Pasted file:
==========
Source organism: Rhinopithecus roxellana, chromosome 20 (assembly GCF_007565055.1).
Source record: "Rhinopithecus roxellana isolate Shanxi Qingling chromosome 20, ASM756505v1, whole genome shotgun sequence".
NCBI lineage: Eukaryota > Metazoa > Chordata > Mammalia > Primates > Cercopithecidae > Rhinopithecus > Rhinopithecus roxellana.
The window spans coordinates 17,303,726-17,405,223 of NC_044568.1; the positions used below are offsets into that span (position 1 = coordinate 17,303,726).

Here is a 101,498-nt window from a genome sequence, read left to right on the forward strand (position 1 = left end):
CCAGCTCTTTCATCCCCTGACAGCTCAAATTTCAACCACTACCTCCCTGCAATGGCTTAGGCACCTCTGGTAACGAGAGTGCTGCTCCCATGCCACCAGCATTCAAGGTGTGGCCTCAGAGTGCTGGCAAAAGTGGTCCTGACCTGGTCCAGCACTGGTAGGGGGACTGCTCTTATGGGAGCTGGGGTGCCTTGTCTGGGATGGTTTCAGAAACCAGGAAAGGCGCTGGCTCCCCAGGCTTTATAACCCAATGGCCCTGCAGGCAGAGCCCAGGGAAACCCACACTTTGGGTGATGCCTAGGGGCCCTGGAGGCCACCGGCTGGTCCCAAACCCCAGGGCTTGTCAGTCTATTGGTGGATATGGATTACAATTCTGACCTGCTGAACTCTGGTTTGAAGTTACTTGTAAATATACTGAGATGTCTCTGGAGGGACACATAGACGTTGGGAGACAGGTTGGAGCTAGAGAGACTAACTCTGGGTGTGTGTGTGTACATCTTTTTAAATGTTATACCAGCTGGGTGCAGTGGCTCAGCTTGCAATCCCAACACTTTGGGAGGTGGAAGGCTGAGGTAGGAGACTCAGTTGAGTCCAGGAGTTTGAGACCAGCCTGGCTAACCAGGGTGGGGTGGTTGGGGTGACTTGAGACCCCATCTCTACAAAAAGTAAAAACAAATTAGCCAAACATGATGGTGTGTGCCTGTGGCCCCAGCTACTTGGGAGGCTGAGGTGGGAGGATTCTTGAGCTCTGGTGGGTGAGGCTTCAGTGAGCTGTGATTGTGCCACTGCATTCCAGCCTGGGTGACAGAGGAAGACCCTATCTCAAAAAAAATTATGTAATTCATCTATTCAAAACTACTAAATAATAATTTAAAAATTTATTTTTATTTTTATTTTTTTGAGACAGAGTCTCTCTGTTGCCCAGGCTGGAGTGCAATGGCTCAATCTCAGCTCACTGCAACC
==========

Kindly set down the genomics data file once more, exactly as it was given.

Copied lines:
Source organism: Rhinopithecus roxellana, chromosome 20 (assembly GCF_007565055.1).
Source record: "Rhinopithecus roxellana isolate Shanxi Qingling chromosome 20, ASM756505v1, whole genome shotgun sequence".
NCBI lineage: Eukaryota > Metazoa > Chordata > Mammalia > Primates > Cercopithecidae > Rhinopithecus > Rhinopithecus roxellana.
The window spans coordinates 17,303,726-17,405,223 of NC_044568.1; the positions used below are offsets into that span (position 1 = coordinate 17,303,726).

Here is a 101,498-nt window from a genome sequence, read left to right on the forward strand (position 1 = left end):
CCAGCTCTTTCATCCCCTGACAGCTCAAATTTCAACCACTACCTCCCTGCAATGGCTTAGGCACCTCTGGTAACGAGAGTGCTGCTCCCATGCCACCAGCATTCAAGGTGTGGCCTCAGAGTGCTGGCAAAAGTGGTCCTGACCTGGTCCAGCACTGGTAGGGGGACTGCTCTTATGGGAGCTGGGGTGCCTTGTCTGGGATGGTTTCAGAAACCAGGAAAGGCGCTGGCTCCCCAGGCTTTATAACCCAATGGCCCTGCAGGCAGAGCCCAGGGAAACCCACACTTTGGGTGATGCCTAGGGGCCCTGGAGGCCACCGGCTGGTCCCAAACCCCAGGGCTTGTCAGTCTATTGGTGGATATGGATTACAATTCTGACCTGCTGAACTCTGGTTTGAAGTTACTTGTAAATATACTGAGATGTCTCTGGAGGGACACATAGACGTTGGGAGACAGGTTGGAGCTAGAGAGACTAACTCTGGGTGTGTGTGTGTACATCTTTTTAAATGTTATACCAGCTGGGTGCAGTGGCTCAGCTTGCAATCCCAACACTTTGGGAGGTGGAAGGCTGAGGTAGGAGACTCAGTTGAGTCCAGGAGTTTGAGACCAGCCTGGCTAACCAGGGTGGGGTGGTTGGGGTGACTTGAGACCCCATCTCTACAAAAAGTAAAAACAAATTAGCCAAACATGATGGTGTGTGCCTGTGGCCCCAGCTACTTGGGAGGCTGAGGTGGGAGGATTCTTGAGCTCTGGTGGGTGAGGCTTCAGTGAGCTGTGATTGTGCCACTGCATTCCAGCCTGGGTGACAGAGGAAGACCCTATCTCAAAAAAAATTATGTAATTCATCTATTCAAAACTACTAAATAATAATTTAAAAATTTATTTTTATTTTTATTTTTTTGAGACAGAGTCTCTCTGTTGCCCAGGCTGGAGTGCAATGGCTCAATCTCAGCTCACTGCAACC